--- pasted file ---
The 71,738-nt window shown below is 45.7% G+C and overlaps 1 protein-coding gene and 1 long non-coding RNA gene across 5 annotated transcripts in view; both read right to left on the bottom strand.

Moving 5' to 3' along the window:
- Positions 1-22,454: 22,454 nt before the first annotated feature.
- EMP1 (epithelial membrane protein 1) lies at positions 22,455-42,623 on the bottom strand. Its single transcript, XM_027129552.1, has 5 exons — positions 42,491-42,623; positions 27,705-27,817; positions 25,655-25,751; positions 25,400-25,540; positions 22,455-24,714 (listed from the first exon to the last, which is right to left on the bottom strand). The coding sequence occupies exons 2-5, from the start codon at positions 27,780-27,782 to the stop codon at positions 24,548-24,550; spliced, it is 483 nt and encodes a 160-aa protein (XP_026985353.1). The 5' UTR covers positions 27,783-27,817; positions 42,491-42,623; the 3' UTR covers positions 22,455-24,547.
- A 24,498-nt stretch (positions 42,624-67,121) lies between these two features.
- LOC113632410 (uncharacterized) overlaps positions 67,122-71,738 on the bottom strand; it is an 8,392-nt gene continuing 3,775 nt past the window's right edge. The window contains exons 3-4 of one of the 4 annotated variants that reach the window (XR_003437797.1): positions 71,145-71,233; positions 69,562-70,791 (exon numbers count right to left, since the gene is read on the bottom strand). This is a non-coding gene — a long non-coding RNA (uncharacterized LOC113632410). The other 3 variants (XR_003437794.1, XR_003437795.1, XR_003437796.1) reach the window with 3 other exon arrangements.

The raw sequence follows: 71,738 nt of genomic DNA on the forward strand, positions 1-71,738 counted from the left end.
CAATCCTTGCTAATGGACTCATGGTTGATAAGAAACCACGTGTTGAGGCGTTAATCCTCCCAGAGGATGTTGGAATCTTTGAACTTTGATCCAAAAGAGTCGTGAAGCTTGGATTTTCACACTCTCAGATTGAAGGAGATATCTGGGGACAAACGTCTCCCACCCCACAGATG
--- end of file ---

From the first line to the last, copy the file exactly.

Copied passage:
The 71,738-nt window shown below is 45.7% G+C and overlaps 1 protein-coding gene and 1 long non-coding RNA gene across 5 annotated transcripts in view; both read right to left on the bottom strand.

Moving 5' to 3' along the window:
- Positions 1-22,454: 22,454 nt before the first annotated feature.
- EMP1 (epithelial membrane protein 1) lies at positions 22,455-42,623 on the bottom strand. Its single transcript, XM_027129552.1, has 5 exons — positions 42,491-42,623; positions 27,705-27,817; positions 25,655-25,751; positions 25,400-25,540; positions 22,455-24,714 (listed from the first exon to the last, which is right to left on the bottom strand). The coding sequence occupies exons 2-5, from the start codon at positions 27,780-27,782 to the stop codon at positions 24,548-24,550; spliced, it is 483 nt and encodes a 160-aa protein (XP_026985353.1). The 5' UTR covers positions 27,783-27,817; positions 42,491-42,623; the 3' UTR covers positions 22,455-24,547.
- A 24,498-nt stretch (positions 42,624-67,121) lies between these two features.
- LOC113632410 (uncharacterized) overlaps positions 67,122-71,738 on the bottom strand; it is an 8,392-nt gene continuing 3,775 nt past the window's right edge. The window contains exons 3-4 of one of the 4 annotated variants that reach the window (XR_003437797.1): positions 71,145-71,233; positions 69,562-70,791 (exon numbers count right to left, since the gene is read on the bottom strand). This is a non-coding gene — a long non-coding RNA (uncharacterized LOC113632410). The other 3 variants (XR_003437794.1, XR_003437795.1, XR_003437796.1) reach the window with 3 other exon arrangements.

The raw sequence follows: 71,738 nt of genomic DNA on the forward strand, positions 1-71,738 counted from the left end.
CAATCCTTGCTAATGGACTCATGGTTGATAAGAAACCACGTGTTGAGGCGTTAATCCTCCCAGAGGATGTTGGAATCTTTGAACTTTGATCCAAAAGAGTCGTGAAGCTTGGATTTTCACACTCTCAGATTGAAGGAGATATCTGGGGACAAACGTCTCCCACCCCACAGATG